A quine is a computer program that outputs its own source code. An entrant in the 1994 International Obfuscated C Code Contest created the smallest quine possible.
Computer programming has a rich history of esoteric humour. Take, for example, GNU. This operating system mimics the functions of Unix. Its name is an acronym for “GNU’s Not Unix.” So the first letter in GNU stands for… GNU. It’s a recursive acronym; the first letter of the acronym is the full acronym, and the first letter of that acronym is the full acronym, and on and on into infinity.
Programmers, I am told, find this hilarious. Maybe because so much programming involves loops and ridiculous acronyms, and this is a way to combine those two?
Similar to the recursive acronym is the quine. A quine is a computer program that is designed to do one thing: output an exact copy of itself and nothing else. A quine is completely useless, of course; it’s just an exercise in creative programming. And it is much more challenging than you’d think.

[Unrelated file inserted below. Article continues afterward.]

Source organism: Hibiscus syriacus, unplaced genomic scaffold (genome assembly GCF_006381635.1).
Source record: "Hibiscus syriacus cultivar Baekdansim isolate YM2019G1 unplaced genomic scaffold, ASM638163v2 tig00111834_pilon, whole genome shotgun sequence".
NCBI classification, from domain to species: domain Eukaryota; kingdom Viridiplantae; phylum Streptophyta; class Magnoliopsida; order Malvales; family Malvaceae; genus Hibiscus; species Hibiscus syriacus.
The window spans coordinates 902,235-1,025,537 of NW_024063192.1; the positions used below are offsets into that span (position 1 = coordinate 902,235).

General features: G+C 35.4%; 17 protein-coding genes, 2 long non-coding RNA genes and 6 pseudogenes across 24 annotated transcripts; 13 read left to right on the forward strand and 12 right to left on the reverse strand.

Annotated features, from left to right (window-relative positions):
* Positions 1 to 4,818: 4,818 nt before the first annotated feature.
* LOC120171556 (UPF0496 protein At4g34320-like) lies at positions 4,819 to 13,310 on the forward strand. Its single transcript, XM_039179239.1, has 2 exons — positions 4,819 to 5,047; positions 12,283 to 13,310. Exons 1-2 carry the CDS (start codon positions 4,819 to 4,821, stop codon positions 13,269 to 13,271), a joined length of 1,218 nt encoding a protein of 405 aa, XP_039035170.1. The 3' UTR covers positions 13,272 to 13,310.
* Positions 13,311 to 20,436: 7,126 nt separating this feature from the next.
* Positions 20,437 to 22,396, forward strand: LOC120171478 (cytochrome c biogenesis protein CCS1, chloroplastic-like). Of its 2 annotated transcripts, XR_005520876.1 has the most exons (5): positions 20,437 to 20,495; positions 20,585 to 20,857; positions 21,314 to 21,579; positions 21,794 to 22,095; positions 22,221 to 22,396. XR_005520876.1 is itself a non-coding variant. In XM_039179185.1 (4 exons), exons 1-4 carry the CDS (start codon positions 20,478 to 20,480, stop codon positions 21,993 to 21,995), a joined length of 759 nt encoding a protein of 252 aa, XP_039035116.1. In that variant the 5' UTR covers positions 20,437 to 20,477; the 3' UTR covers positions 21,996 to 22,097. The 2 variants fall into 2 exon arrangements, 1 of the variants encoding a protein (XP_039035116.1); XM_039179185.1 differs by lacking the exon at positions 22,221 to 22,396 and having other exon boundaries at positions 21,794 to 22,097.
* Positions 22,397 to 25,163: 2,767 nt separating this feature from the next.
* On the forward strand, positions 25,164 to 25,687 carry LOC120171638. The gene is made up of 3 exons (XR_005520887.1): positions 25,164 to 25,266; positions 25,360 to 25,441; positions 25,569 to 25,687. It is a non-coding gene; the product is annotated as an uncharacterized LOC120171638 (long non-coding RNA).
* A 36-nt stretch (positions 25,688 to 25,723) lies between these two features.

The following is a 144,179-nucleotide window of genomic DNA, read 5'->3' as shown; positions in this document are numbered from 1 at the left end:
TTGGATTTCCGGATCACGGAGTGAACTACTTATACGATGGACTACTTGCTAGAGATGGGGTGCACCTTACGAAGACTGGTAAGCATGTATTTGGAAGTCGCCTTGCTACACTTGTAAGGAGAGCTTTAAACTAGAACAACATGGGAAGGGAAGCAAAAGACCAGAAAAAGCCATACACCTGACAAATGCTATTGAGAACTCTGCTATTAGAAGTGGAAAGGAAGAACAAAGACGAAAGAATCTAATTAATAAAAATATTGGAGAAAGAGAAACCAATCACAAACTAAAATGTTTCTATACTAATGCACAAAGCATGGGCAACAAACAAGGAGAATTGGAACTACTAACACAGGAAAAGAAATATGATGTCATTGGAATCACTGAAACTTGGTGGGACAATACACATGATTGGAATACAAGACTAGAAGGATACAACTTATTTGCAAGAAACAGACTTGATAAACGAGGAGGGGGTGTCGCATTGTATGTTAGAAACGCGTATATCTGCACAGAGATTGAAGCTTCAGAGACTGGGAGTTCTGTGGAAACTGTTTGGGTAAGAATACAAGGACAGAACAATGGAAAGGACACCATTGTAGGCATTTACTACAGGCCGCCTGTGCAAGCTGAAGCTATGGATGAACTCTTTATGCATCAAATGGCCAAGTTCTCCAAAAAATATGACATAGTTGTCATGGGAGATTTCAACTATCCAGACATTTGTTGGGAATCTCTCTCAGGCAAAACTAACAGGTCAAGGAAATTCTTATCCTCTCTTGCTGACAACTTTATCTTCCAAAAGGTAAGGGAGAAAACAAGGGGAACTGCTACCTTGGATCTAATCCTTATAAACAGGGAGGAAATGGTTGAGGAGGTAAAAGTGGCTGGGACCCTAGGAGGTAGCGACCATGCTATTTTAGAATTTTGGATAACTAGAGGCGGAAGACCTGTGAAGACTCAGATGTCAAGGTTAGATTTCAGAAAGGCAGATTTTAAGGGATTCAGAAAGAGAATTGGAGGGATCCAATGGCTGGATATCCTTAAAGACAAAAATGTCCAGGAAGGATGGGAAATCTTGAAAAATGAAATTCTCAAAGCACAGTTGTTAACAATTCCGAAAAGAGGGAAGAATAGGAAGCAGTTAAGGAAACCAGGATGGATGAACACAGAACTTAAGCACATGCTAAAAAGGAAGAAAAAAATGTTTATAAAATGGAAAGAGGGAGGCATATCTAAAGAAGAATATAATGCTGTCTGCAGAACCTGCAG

The smallest possible quine was an entry in the International Obfuscated C Code Contest (IOCCC). This is a semi-joke semi-serious contest to produce creative and bizarre code in the C programming language; it has been running on and off since 1984. The competition encourages entrants to find creative ways to “hack” the contest’s own rules, and the quine entry certainly did that.
This is the shortest quine:
No, you’re not seeing things. It’s a blank line; precisely zero; absolutely nothing. If you run this program, the output is… well, it’s nothing. So, technically, it works. The program outputs itself, therefore it is a quine. The programmer, Szymon Rusinkiewicz from Stanford, won an award for “worst abuse of the rules.” In the IOCCC, this is a high honour.
(End note: both the recursive acronym and the quine were first defined in the seminal text Gödel, Escher, Bach: an Eternal Golden Braid. It’s a fun, mind-bending read.)